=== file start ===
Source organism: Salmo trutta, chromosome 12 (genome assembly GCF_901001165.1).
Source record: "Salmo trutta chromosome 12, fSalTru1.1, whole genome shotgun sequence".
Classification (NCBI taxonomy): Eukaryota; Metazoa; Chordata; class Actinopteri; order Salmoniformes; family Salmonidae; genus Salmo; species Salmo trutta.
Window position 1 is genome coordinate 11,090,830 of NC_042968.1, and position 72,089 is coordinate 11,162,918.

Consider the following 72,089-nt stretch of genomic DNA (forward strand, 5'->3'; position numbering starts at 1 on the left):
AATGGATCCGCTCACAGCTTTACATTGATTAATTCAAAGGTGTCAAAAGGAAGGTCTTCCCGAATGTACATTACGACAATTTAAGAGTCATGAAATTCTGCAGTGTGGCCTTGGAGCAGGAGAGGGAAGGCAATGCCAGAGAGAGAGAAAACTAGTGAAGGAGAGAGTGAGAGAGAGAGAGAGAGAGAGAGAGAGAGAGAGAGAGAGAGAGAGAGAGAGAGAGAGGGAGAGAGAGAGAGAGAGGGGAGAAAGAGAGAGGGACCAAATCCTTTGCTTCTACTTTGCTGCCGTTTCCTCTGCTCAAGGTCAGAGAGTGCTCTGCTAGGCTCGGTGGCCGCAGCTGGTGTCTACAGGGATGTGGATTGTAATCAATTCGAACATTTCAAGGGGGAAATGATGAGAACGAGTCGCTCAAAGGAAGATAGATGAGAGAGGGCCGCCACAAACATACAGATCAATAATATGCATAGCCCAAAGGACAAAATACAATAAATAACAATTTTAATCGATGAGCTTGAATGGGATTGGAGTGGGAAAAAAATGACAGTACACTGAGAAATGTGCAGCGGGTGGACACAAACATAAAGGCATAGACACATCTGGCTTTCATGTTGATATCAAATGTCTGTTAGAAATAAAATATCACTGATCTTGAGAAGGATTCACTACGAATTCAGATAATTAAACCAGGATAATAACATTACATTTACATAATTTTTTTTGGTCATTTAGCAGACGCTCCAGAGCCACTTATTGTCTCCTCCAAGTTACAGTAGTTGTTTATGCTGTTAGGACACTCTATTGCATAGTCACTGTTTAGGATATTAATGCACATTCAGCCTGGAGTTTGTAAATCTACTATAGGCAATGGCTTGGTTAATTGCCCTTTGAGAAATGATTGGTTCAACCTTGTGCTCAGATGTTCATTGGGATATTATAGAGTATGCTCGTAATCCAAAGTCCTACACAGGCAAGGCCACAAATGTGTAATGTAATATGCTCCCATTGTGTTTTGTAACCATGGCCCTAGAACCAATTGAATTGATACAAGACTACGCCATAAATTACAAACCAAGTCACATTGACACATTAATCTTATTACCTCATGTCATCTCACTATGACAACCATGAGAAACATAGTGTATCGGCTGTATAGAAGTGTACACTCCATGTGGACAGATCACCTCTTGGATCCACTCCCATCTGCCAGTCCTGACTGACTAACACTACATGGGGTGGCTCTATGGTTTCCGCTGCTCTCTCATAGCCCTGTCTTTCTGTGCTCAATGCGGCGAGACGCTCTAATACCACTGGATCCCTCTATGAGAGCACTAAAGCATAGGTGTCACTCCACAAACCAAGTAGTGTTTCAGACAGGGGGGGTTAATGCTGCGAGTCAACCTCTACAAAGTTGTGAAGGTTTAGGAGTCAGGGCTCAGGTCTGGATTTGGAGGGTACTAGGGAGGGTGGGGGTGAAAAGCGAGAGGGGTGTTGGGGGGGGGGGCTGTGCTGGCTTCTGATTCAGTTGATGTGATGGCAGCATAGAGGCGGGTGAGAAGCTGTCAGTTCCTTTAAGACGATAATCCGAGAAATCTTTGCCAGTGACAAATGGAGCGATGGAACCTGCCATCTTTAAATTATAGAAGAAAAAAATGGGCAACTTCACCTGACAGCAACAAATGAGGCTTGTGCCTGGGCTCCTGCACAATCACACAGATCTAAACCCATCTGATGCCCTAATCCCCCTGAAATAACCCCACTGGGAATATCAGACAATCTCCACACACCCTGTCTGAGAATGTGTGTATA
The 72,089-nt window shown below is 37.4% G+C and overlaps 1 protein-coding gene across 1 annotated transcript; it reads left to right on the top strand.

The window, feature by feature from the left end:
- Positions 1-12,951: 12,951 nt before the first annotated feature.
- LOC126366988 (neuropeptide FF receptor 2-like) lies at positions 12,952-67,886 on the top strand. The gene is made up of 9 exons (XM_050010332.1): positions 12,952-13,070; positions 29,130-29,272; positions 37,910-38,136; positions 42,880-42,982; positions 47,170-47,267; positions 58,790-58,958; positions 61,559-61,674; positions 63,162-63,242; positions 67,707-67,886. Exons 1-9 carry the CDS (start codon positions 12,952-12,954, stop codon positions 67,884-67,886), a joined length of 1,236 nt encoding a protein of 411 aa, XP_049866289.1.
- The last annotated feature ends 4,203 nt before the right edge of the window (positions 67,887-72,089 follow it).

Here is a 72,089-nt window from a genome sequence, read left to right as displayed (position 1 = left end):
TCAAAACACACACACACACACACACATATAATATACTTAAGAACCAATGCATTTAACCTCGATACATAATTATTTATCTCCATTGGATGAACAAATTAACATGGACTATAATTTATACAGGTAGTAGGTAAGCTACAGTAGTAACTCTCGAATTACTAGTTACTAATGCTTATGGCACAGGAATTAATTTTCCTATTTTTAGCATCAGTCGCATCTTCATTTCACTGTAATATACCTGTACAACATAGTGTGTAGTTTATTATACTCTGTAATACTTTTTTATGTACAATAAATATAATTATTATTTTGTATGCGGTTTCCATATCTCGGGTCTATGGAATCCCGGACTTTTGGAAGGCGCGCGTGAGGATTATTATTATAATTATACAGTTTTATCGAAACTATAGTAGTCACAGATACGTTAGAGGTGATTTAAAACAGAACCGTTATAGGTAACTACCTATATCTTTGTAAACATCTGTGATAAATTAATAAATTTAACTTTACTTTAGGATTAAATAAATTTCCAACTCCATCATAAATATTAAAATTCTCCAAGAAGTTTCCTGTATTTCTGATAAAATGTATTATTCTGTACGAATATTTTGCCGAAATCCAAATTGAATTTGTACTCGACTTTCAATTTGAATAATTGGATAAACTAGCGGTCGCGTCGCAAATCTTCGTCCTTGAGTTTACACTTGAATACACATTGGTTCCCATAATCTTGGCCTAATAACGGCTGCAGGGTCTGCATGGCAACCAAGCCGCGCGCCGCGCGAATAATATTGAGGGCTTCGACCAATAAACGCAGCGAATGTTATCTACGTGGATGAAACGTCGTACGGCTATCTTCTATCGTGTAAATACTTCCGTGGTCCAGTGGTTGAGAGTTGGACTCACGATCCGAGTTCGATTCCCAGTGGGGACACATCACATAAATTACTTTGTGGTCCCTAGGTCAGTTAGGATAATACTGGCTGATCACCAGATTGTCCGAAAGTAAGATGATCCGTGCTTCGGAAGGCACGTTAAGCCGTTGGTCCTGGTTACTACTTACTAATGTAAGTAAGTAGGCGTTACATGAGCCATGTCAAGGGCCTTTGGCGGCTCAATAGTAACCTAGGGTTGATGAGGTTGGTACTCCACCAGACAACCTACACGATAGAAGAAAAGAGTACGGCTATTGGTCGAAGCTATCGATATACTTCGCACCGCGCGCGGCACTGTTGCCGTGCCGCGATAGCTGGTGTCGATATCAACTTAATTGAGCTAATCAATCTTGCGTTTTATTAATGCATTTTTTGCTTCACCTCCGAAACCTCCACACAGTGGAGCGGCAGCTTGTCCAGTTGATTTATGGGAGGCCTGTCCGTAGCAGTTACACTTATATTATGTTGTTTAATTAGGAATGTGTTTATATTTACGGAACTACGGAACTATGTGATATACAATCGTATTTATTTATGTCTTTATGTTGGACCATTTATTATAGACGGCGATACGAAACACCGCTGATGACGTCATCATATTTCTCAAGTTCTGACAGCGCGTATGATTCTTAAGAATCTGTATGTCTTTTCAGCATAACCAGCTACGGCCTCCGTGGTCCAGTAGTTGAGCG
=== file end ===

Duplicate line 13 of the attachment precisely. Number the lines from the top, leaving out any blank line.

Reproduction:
TCAAAACACACACACACACACACACATATAATATACTTAAGAACCAATGCATTTAACCTCGATACATAATTATTTATCTCCATTGGATGAACAAATTAACATGGACTATAATTTATACAGGTAGTAGGTAAGCTACAGTAGTAACTCTCGAATTACTAGTTACTAATGCTTATGGCACAGGAATTAATTTTCCTATTTTTAGCATCAGTCGCATCTTCATTTCACTGTAATATACCTGTACAACATAGTGTGTAGTTTATTATACTCTGTAATACTTTTTTATGTACAATAAATATAATTATTATTTTGTATGCGGTTTCCATATCTCGGGTCTATGGAATCCCGGACTTTTGGAAGGCGCGCGTGAGGATTATTATTATAATTATACAGTTTTATCGAAACTATAGTAGTCACAGATACGTTAGAGGTGATTTAAAACAGAACCGTTATAGGTAACTACCTATATCTTTGTAAACATCTGTGATAAATTAATAAATTTAACTTTACTTTAGGATTAAATAAATTTCCAACTCCATCATAAATATTAAAATTCTCCAAGAAGTTTCCTGTATTTCTGATAAAATGTATTATTCTGTACGAATATTTTGCCGAAATCCAAATTGAATTTGTACTCGACTTTCAATTTGAATAATTGGATAAACTAGCGGTCGCGTCGCAAATCTTCGTCCTTGAGTTTACACTTGAATACACATTGGTTCCCATAATCTTGGCCTAATAACGGCTGCAGGGTCTGCATGGCAACCAAGCCGCGCGCCGCGCGAATAATATTGAGGGCTTCGACCAATAAACGCAGCGAATGTTATCTACGTGGATGAAACGTCGTACGGCTATCTTCTATCGTGTAAATACTTCCGTGGTCCAGTGGTTGAGAGTTGGACTCACGATCCGAGTTCGATTCCCAGTGGGGACACATCACATAAATTACTTTGTGGTCCCTAGGTCAGTTAGGATAATACTGGCTGATCACCAGATTGTCCGAAAGTAAGATGATCCGTGCTTCGGAAGGCACGTTAAGCCGTTGGTCCTGGTTACTACTTACTAATGTAAGTAAGTAGGCGTTACATGAGCCATGTCAAGGGCCTTTGGCGGCTCAATAGTAACCTAGGGTTGATGAGGTTGGTACTCCACCAGACAACCTACACGATAGAAGAAAAGAGTACGGCTATTGGTCGAAGCTATCGATATACTTCGCACCGCGCGCGGCACTGTTGCCGTGCCGCGATAGCTGGTGTCGATATCAACTTAATTGAGCTAATCAATCTTGCGTTTTATTAATGCATTTTTTGCTTCACCTCCGAAACCTCCACACAGTGGAGCGGCAGCTTGTCCAGTTGATTTATGGGAGGCCTGTCCGTAGCAGTTACACTTATATTATGTTGTTTAATTAGGAATGTGTTTATATTTACGGAACTACGGAACTATGTGATATACAATCGTATTTATTTATGTCTTTATGTTGGACCATTTATTATAGACGGCGATACGAAACACCGCTGATGACGTCATCATATTTCTCAAGTTCTGACAGCGCGTATGATTCTTAAGAATCTGTATGTCTTTTCAGCATAACCAGCTACGGCCTCCGTGGTCCAGTAGTTGAGCG